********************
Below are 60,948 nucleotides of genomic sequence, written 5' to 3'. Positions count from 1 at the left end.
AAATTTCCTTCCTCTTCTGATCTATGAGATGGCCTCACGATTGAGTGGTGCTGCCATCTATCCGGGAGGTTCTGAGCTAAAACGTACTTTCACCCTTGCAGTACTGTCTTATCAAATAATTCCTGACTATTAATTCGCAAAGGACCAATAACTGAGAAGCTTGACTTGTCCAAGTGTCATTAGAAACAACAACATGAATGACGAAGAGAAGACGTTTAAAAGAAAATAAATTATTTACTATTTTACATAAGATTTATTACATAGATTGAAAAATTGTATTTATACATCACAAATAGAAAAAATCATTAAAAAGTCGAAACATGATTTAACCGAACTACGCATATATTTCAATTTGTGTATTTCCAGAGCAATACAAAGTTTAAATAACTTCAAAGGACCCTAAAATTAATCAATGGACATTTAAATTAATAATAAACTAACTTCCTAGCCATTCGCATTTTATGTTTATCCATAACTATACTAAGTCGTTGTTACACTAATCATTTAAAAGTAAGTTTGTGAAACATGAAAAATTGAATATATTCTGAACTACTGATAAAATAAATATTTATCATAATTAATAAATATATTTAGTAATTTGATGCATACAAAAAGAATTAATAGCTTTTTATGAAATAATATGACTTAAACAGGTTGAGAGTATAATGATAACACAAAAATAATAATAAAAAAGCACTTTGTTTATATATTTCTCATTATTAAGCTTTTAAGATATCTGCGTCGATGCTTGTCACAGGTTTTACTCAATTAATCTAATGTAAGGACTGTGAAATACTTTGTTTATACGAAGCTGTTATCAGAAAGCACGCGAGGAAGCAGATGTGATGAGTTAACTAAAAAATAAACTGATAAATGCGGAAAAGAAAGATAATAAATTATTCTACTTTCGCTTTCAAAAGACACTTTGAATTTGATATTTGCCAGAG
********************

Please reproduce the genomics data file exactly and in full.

Below are 60,948 nucleotides of genomic sequence, written 5' to 3'. Positions count from 1 at the left end.
AAATTTCCTTCCTCTTCTGATCTATGAGATGGCCTCACGATTGAGTGGTGCTGCCATCTATCCGGGAGGTTCTGAGCTAAAACGTACTTTCACCCTTGCAGTACTGTCTTATCAAATAATTCCTGACTATTAATTCGCAAAGGACCAATAACTGAGAAGCTTGACTTGTCCAAGTGTCATTAGAAACAACAACATGAATGACGAAGAGAAGACGTTTAAAAGAAAATAAATTATTTACTATTTTACATAAGATTTATTACATAGATTGAAAAATTGTATTTATACATCACAAATAGAAAAAATCATTAAAAAGTCGAAACATGATTTAACCGAACTACGCATATATTTCAATTTGTGTATTTCCAGAGCAATACAAAGTTTAAATAACTTCAAAGGACCCTAAAATTAATCAATGGACATTTAAATTAATAATAAACTAACTTCCTAGCCATTCGCATTTTATGTTTATCCATAACTATACTAAGTCGTTGTTACACTAATCATTTAAAAGTAAGTTTGTGAAACATGAAAAATTGAATATATTCTGAACTACTGATAAAATAAATATTTATCATAATTAATAAATATATTTAGTAATTTGATGCATACAAAAAGAATTAATAGCTTTTTATGAAATAATATGACTTAAACAGGTTGAGAGTATAATGATAACACAAAAATAATAATAAAAAAGCACTTTGTTTATATATTTCTCATTATTAAGCTTTTAAGATATCTGCGTCGATGCTTGTCACAGGTTTTACTCAATTAATCTAATGTAAGGACTGTGAAATACTTTGTTTATACGAAGCTGTTATCAGAAAGCACGCGAGGAAGCAGATGTGATGAGTTAACTAAAAAATAAACTGATAAATGCGGAAAAGAAAGATAATAAATTATTCTACTTTCGCTTTCAAAAGACACTTTGAATTTGATATTTGCCAGAG